You would hardly notice from the media in many europeans countries, but there is an economic catastrophe going on in Venezuela. Many economic pundit all over Europe would be surprised with this outcome. After all, since Chavez raised to power, Venezuela has made all the right economic policy choices (according to those economic pundits).
Without an European Commission pushing for balanced budgets, Venezuela could follow an expansionary budgetary policy, with high public deficits that, as so many try to explain us, pay for themselves thanks to the Keynesian multiplier. To ensure a fair distribution of the burden, Venezuela has a corporate tax of 34% and a highly progressive personal income tax. Combined with capital controls, this ensures that the rich can not escape paying their fair share.
On the other hand, the Chavism knows how to protect workers. In Venezuela it is almost impossible to fire someone after the first month of employment. Venezuela ended job insecurity. Workers live in the comfort of knowing that they can never be fired regardless of their performance which, as everyone tells us, increases their job satisfaction and productivity. Furthermore, to set the example to the private sector, the government defined a 4 days working-week.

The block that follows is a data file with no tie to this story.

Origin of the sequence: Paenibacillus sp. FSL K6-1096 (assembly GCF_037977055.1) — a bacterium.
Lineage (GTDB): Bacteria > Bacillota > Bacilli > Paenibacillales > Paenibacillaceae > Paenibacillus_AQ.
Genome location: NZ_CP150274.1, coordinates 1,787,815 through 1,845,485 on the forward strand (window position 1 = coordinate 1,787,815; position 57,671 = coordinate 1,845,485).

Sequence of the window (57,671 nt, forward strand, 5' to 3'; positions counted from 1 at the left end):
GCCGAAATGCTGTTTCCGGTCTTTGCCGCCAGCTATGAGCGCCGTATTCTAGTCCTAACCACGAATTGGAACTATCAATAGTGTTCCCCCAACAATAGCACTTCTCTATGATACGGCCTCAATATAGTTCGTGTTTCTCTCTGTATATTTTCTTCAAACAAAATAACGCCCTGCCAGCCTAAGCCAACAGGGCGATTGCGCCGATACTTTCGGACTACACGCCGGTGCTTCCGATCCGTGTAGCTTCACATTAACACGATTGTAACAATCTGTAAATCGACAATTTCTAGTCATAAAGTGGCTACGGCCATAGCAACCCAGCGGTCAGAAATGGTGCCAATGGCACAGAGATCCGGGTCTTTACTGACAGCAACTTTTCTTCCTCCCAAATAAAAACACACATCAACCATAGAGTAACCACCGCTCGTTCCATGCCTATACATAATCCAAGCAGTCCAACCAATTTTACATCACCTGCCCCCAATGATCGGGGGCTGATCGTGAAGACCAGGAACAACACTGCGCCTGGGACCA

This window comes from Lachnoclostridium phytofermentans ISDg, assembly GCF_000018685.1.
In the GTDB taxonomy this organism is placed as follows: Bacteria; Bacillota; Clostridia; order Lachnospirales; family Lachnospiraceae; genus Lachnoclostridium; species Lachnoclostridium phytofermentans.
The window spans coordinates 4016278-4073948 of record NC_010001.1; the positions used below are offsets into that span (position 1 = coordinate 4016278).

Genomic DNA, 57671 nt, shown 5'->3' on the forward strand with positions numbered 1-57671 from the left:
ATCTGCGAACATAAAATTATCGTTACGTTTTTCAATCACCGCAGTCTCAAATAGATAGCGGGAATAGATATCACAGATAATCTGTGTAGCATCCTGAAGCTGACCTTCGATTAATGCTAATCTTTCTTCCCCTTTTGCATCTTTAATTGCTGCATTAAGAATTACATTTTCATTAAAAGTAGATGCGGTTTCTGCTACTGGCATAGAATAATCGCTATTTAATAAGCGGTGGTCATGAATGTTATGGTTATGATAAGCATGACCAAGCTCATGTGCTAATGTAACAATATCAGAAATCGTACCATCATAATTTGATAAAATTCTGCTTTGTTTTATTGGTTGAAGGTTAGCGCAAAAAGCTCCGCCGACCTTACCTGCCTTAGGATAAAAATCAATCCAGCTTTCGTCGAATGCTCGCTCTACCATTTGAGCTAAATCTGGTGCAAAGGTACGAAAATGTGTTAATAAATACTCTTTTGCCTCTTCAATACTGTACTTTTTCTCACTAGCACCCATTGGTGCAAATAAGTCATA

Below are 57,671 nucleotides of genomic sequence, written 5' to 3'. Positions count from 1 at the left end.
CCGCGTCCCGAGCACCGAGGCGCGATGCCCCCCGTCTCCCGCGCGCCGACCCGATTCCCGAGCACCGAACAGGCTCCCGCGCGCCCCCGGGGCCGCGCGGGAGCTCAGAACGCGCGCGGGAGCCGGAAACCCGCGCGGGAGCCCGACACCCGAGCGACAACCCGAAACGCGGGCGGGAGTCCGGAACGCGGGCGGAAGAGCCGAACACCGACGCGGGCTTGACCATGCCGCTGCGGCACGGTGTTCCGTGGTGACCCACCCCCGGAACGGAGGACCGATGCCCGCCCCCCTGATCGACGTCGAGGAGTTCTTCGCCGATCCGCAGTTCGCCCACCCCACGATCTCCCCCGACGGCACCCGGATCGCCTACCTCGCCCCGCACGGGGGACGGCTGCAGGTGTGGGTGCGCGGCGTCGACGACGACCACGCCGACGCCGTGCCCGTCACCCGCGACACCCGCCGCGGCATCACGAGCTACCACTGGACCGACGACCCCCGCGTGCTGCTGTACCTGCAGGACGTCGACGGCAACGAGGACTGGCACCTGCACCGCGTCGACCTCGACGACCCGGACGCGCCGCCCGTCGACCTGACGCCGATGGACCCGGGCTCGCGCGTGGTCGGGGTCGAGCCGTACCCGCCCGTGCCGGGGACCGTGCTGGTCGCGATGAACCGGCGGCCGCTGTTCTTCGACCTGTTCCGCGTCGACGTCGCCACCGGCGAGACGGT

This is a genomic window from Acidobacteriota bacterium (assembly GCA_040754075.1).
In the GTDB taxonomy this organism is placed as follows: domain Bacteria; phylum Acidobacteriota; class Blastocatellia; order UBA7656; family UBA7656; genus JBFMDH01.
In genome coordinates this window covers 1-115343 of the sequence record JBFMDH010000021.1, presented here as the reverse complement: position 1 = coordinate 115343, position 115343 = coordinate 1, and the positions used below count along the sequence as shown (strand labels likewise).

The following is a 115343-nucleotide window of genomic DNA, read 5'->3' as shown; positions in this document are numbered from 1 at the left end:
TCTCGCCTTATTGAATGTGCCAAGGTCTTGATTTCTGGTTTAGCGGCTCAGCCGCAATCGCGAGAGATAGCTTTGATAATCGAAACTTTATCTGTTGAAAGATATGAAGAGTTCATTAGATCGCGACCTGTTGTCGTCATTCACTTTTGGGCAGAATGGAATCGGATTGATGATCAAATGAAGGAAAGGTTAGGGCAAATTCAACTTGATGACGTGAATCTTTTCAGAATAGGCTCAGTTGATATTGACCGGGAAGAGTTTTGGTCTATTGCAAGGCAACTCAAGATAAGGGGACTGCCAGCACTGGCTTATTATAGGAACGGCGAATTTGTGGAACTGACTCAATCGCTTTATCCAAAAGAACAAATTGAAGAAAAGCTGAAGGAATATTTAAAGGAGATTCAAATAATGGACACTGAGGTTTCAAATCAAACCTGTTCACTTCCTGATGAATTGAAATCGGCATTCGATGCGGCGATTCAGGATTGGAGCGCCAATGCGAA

Minimum wage increases every 6 months and it is now the triple of what it was 2 years ago. As we are told, minimum wage does not generate unemployment. On the contrary, raising the minimum wage increases consumption and, thus, employment. The higher the minimum wage, the more consumption and more employment.
The government has great control on all the strategic sectors: transportation, education, energy, banking and even food distribution. It is not the evil profit, but the common good, that drives management decisions in those companies. The strong hand of the government in the banking sector ensured that the resource allocation was made for the greater good. In the energy sector, the population pays very little for the 20 hours of daily electricity they have access to.
Retiremente age is 60 for men and 55 for women, which leaves a lot of jobs for younger people. After 15 years contributing, you are entitled to a pension aligned with the minimum wage.
Many political pundits in Europe would struggle to identify one wrong economic policy in Venezuela. In reality, they did everything “right”.